The turn structure in Ground Floor is easy enough to avoid adding unnecessary complexity. First, all players collect their base income for the round. Then, players Schedule Business in turn order, which is determined by the Popularity Track. Players take turns by placing units, called Time Markers, on individual locations. If placed on the actions on their player board, the action happens immediately. If the units are placed on the main board, they will resolve in the following phase. Once all players have placed all of their Time Markers, players proceed to the Conduct Business phase, where each section on the board is resolved in order.

Each of the sections behaves slightly differently, and the rules go into more detail on how they all function. Once this is complete, play moves to the cleanup step, called Reorganize. Here, player markers are returned from the board, Popularity is adjusted, and the board is set for the next round. Rounds continue as players utilize resources to upgrade their business for more prestige points. This continues until the end of the 9th round or until a player builds the 6th floor of their business. The player with the most prestige points is the winner. The rest can head for the unemployment line.

 

Prior Experience Wanted

The first thing you will probably notice with Ground Floor is that the theme of the game is everywhere. The player board is in the shape of a blueprint. The Information tokens are tiny filing folders. The rule book uses Post-it notes to summarize game terms. And so on. At first glance you may not even realize that is a worker placement game through and through.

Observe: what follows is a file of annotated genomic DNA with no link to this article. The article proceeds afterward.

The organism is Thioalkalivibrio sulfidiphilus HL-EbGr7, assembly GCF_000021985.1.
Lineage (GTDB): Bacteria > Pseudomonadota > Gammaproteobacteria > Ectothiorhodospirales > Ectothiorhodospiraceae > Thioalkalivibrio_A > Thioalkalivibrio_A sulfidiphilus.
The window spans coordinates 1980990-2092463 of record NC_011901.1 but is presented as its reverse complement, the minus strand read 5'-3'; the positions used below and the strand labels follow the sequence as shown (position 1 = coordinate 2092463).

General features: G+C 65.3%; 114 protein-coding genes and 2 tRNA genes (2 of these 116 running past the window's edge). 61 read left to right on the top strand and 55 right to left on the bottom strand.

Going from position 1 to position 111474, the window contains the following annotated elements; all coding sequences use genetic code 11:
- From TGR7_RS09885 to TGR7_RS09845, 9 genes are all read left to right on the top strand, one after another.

Worker placement is a popular and well-used game mechanic, particularly for Euro games. Traditionally, Euros are games that are high on function, low on luck, and usually has a loose thematic element to it. What makes a worker placement game memorable, then, is how it blends the game’s intent with its mechanics. Here, ground Floor certainly integrates the flavor of the game into its function – and that’s one of its best selling points – but there is no hiding that behind the flavor is a Euro game core. It is an enjoyable and very well designed one though.

In most complex worker placement games (e.g. Puerto Rico, Agricola, Tzolk’in), experience is a key factor. This class of worker placement games has a learning curve that must be hurdled to fully appreciate the nuances they have, and Ground Floor is no exception. The last thing a new person is going to enjoy is feeling very quickly out of their element. Ground Floor is not a filler game by any stretch, but if time allows, we often recommend a trial round with such games to acclimate newer players. This keeps players from disengaging part-way through if they starting feeling overwhelmed or that their actions are futile.

 

Lost Productivity